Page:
When I was growing up, the gold standard, at least in the circles my family associated with was to at least try to be “Rennaisance” man. In practice, this is why I was enrolled in accordion, auto shop, baseball, Boy Scouts, Air Force ROTC, etc. I took classes in theater as well playing sports. I learned about classical music, literature, and they even had a class at my Christian school called “outdoorsmanship.” I have filed patents for a couple of gadgets. I wrote an interactive CD-ROM software to teach kids about orchestral music in college.
My dad firmly believed that a man should be able to change the oil, make a blackbery cobbler in a dutch oven on an open fire, pitch a perfect game, shim a door and then jump right into the tenor part of Handels “Messiah.” All of which I have done.
The idea was that if I showed even the slightest interest in something, my parents would at least try to let me explore it. (Although the accordion is an instrument popular in the old country, and my dad kind of insisted on that one). They didn’t always force me to finish what I started, but they made it clear that rounding out my interests would make me a more interesting person, with a deeply fulfilling inner life. I gravitate toward some, and others I thought they were interesting, but never pursued them past a novice level. I would let reader (or people who know me) decide if it worked.
There were a few of these things that I could just never get into. Namely. ballet and poetry. Both make me want to fall out of my chair and drop dead. However, my oldest daughter is shaping up to have to have a talent for the former, and is actually pretty spindly and petite, like a ballerina. Plus, she’s a girl and everything.
RIght now, she is slated to be a butterfly in the Queens City Ballet Company’s performance of “Alice in Wonderland” here in Helena, and if you have never had a child in a high-end ballet troup, its a pretty greulling schedule. They also have at least one “observation” night where you can watch a rehersal. (Usually, you don’t get to watch, because it is distracting). So, I went, to be the supportive dad. Me and Kahtryn, the one year old sat together.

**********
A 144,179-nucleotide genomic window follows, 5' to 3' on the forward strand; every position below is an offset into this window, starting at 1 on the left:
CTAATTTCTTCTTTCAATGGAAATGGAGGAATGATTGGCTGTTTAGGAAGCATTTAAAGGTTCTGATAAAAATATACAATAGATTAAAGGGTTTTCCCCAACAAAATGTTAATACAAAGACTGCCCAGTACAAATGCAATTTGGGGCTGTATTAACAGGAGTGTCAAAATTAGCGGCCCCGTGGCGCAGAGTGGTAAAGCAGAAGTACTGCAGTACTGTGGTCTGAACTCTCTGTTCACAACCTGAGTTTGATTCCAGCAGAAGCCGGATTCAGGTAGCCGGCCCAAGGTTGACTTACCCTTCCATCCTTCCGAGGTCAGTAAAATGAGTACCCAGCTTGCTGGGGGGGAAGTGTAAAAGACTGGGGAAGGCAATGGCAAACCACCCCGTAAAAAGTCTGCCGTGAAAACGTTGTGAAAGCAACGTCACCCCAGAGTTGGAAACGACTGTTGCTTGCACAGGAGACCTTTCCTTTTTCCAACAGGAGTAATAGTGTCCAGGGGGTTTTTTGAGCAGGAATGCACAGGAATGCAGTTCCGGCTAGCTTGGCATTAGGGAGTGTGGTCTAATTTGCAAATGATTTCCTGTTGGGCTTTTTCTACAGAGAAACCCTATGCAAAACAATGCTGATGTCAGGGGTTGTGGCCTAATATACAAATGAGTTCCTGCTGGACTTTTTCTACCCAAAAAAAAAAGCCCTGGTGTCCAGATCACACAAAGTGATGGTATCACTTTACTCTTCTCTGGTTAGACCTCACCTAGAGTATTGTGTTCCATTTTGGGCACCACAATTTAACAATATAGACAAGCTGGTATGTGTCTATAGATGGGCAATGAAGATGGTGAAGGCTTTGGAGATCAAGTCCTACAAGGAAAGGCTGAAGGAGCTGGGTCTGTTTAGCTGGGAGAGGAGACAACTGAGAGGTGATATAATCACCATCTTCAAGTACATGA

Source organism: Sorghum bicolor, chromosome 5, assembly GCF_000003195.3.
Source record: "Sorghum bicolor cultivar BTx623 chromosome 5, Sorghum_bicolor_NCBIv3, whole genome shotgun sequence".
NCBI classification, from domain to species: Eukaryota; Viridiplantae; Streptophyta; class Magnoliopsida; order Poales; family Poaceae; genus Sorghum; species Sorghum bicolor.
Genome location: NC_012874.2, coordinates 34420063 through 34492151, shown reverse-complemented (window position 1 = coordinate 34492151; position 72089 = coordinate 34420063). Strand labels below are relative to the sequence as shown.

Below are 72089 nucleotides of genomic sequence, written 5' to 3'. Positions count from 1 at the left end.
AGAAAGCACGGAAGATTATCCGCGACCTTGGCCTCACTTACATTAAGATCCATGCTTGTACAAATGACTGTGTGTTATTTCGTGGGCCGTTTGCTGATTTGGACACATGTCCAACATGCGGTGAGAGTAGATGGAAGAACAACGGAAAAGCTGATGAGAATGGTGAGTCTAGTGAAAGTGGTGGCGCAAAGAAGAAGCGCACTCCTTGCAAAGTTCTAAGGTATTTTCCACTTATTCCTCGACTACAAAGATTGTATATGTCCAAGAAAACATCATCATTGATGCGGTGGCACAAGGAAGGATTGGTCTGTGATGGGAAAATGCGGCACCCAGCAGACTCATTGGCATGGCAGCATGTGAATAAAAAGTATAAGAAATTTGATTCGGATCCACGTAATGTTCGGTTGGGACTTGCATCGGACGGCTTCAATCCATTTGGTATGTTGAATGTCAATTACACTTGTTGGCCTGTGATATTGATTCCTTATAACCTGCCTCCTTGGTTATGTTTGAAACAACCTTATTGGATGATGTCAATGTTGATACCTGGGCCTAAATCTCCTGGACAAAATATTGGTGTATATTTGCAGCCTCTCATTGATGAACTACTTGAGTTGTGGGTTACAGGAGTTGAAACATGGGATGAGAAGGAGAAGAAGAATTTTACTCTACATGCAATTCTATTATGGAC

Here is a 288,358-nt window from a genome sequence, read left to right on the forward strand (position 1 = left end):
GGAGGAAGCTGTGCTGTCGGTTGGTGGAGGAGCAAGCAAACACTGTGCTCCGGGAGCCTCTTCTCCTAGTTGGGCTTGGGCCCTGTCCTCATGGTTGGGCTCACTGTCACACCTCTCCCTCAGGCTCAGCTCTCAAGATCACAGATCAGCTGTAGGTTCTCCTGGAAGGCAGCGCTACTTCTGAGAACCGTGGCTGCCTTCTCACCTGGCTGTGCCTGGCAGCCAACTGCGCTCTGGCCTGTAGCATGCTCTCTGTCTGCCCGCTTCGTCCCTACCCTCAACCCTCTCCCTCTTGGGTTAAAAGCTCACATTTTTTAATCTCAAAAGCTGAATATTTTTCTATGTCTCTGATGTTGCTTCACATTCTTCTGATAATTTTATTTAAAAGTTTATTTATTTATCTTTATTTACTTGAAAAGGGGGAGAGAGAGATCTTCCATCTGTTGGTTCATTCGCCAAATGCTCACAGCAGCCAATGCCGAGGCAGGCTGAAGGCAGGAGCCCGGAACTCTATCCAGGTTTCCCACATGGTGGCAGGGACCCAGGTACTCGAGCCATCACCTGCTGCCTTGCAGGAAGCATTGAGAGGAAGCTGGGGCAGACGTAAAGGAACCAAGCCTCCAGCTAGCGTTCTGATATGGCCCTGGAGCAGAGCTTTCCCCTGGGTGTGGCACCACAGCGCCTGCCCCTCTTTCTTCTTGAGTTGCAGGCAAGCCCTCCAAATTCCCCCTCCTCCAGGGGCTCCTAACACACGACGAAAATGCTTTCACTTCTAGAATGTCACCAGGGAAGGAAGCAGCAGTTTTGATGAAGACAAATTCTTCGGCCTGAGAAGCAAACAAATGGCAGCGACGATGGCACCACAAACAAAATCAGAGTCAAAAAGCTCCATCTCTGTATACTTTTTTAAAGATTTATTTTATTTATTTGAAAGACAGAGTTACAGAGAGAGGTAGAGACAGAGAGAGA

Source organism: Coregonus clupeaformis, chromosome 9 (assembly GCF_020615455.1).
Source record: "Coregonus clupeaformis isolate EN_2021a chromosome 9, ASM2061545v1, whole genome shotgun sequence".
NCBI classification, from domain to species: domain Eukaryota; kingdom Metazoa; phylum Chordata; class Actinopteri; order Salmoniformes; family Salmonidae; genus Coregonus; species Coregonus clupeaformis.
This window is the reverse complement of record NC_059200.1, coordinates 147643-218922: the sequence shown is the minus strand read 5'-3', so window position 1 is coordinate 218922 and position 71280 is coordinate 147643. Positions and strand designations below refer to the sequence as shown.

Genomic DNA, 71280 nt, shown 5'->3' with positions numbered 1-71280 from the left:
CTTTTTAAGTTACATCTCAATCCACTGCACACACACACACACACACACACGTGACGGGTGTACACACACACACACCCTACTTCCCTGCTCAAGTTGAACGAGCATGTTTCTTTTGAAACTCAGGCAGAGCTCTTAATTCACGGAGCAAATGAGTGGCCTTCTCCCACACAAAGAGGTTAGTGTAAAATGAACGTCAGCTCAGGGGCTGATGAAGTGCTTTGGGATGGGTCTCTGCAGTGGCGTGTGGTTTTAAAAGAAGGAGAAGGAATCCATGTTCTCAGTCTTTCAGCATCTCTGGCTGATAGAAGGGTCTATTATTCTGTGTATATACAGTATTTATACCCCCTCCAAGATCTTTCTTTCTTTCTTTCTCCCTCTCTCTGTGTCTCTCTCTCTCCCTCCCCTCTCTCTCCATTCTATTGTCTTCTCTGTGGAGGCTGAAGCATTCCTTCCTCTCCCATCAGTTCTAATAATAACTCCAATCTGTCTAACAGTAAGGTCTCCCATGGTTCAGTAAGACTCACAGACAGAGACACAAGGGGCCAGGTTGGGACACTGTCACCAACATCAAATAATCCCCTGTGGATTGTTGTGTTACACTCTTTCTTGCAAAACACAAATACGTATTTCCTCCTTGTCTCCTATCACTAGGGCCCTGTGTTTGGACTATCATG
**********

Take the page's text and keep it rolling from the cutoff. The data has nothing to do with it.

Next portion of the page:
As you can see, I am still having trouble containing my enthusiasm for the craft. But, I have to admit, there is some raw talent there, even if I try to be totally objective.
Mychael has a physician friend who, when you ask him “what made you want to become a doctor?” he replies “my mom made me.”
Columnist and talk show host Dennis Prager is also an amateur symphony conductor. He gets the opportunity to go all over the world and conduct orchestras as a guest, and there is one question he always asks the group as they begin rehersals. Kind of an ice breaker. He is standing in front of the most accomplished musicians in the world and asks “how many of you are here because your parents made you take [trumpet/violin/cello/whatever] lesssons and forced you to practice for hours?”
Almost all of them raise their hands. And I think about this in a world where these art forms, and these disciplines are fading from view and not appreciated. How do you handle this?
By the way, I thought this was a funny out take from our family photo session.
Not really sure what’s going on there.